The further work done by Keith constituted, on one view, work done pursuant to an agreement to be inferred from the conduct of the parties, and in that sense might be regarded as a variation of the principal contract. However, the process contemplated by the variation clause was not engaged, and accordingly the clause did not relevantly take effect.
  2. [35]
    Although the contract does not expressly provide for a delay claim, amounts claimed due to a delay caused by another contractor may nonetheless be recoverable.

The claim for wages for Keith for the period 19 August 20114 to 26 August 2104 and for 27 August 2014 to 28 September 2014

  1. [36]
    BL claims $2 690 for Keith for the period 19 August to 26 August 2014, being a claim for 45.6 hours at $59 per hour. The evidence is that Keith was not on-site during this period, but that he had “taken a break”.
  2. [37]
    BL also claims the sum of $12 154 in respect of “wages” for Keith during the period 27 August 2014 to 28 September 2014, calculated at $59 per hour for 206 hours work. The work is described as work onsite, including but not limited to maintain turf areas, trees stored, main planting storage and interacting with Penfolds on request.
  3. [38]
    There are, in my view, at least two bases in which the latter sum claimed is recoverable.
  4. [39]
    First, it is arguable that there was, in respect of the work, an implied contract, by which BL and LJH are taken, by their conduct, to have agreed that BL would do the work particularised and that BL would, in the absence of an express agreement, be paid a reasonable sum for the work. A contract may be inferred from the acts and conduct of parties.[7] Here, BL did the work, and LJH accepted its benefit.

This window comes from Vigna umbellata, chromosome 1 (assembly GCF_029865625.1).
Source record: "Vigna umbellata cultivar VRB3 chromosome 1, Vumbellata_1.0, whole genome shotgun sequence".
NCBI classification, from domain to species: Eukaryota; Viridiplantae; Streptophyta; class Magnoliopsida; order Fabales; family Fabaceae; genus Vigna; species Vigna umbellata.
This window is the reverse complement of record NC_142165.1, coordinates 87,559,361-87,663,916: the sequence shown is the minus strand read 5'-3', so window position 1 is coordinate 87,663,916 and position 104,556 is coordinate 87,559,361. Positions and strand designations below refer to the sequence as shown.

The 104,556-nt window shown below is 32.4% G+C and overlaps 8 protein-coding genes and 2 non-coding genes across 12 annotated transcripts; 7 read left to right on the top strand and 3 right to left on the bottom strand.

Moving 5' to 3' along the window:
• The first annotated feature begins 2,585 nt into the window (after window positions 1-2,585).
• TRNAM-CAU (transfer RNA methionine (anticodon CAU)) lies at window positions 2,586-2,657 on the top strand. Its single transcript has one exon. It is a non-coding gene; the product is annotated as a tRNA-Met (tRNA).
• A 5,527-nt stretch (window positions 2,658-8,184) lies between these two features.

5. [40]
    Secondly, in the absence of an implied contract, there lies a claim in quantum meruit for a reasonable sum for work done by BL the benefit of which has been accepted by LJH.[8] 
  6. [41]
    I find that the work was done and that the sum of $59 per hour is a reasonable rate of remuneration.
  7. [42]
    I will allow BL’s claim in respect of Keith’s wages for the period 27 August to 28 September 2014.
  8. [43]
    The claim for the earlier period is not in the nature of a claim for work done. Rather, it is in the nature of a damages claim, effectively being a claim for earnings which would have been earned elsewhere had it not been for the fact that the site was not ready. Whether or not this sum is claimable therefore depends on whether I am satisfied that Keith would have earned the sum claimed elsewhere, had he not been waiting for the site to become available. There was no evidence that this was the case.
  9. [44]
    On the evidence, Keith during this week long period took leave. It would have been necessary for Keith to take leave at some stage. I am therefore not satisfied on the evidence that BL suffered loss in respect of Keith’s wages in the period 19 August to 26 August 2014.

The claim for wages for Josh Fowler in the invoice of 28 September 2014

  1. [45]
    There are two claims made for Josh’s wages: a claim for $1,178.40 for the period 19 August to 26 August 2014; and a claim for the sum of $6,817.20 for the period 27 August to 28 September 2014. The wage claim is calculated at the rate of $39 per hour for 174.8 hours.
  2. [46]
    Josh had returned to Brisbane, but it is said that he was ‘kept on hold’ and therefore paid wages albeit at a reduced rate and for a reduced 38 hour week. Josh could not be gainfully employed on other work for BL because of the absence of Keith in Mt Isa and because Josh was, effectively, ‘on hold’ awaiting the resumption of work in Mt Isa.